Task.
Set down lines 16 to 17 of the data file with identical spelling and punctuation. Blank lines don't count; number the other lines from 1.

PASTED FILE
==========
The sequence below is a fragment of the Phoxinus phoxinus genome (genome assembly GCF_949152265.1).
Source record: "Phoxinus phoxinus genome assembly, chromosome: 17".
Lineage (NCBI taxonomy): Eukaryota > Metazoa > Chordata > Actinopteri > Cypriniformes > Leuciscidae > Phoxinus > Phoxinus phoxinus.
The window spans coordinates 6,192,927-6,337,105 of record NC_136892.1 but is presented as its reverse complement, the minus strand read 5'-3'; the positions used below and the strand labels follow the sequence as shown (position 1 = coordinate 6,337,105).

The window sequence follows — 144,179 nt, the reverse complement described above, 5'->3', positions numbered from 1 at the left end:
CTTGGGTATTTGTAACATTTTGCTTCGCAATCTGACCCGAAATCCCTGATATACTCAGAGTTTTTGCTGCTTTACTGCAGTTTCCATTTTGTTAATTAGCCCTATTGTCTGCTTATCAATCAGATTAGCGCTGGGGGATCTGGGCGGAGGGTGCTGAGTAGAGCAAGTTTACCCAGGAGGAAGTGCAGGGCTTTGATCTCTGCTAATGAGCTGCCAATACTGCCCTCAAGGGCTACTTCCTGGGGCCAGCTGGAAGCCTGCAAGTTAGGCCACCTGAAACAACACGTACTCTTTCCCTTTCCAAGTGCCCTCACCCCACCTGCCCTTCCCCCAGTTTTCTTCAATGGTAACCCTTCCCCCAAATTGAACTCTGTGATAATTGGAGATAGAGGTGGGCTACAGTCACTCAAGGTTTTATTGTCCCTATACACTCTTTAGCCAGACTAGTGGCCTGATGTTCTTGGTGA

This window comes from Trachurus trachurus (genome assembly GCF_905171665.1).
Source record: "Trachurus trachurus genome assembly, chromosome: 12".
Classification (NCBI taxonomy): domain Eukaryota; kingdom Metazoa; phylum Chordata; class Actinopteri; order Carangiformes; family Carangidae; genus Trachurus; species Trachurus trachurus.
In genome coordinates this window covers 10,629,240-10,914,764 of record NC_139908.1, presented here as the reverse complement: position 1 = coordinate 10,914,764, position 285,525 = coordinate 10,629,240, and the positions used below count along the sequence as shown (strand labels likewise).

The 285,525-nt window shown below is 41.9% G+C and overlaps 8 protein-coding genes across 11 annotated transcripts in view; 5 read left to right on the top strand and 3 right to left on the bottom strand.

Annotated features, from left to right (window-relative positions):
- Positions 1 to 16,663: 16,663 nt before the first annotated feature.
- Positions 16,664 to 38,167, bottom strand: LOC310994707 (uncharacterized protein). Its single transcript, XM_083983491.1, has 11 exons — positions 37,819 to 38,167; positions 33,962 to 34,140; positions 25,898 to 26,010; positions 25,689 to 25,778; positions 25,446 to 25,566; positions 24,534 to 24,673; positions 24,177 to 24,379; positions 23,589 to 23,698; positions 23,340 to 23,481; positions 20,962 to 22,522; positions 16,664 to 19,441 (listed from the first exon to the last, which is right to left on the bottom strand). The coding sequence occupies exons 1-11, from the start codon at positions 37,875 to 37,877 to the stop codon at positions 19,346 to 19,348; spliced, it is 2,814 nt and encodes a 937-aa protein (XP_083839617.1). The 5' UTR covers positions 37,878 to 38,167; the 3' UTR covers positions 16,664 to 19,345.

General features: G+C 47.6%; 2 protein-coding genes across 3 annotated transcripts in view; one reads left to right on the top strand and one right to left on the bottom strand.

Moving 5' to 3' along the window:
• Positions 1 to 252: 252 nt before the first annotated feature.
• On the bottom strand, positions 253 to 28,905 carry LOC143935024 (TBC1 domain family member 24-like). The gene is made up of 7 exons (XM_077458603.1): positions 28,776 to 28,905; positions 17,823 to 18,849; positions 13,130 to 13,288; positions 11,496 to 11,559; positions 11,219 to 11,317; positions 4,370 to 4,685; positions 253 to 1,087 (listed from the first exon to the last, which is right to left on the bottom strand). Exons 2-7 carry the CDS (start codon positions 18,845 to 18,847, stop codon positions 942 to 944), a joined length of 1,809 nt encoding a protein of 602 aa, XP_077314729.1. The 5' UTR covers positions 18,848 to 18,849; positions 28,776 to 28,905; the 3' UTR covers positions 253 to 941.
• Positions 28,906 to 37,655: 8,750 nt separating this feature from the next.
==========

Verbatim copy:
Moving 5' to 3' along the window:
• Positions 1 to 252: 252 nt before the first annotated feature.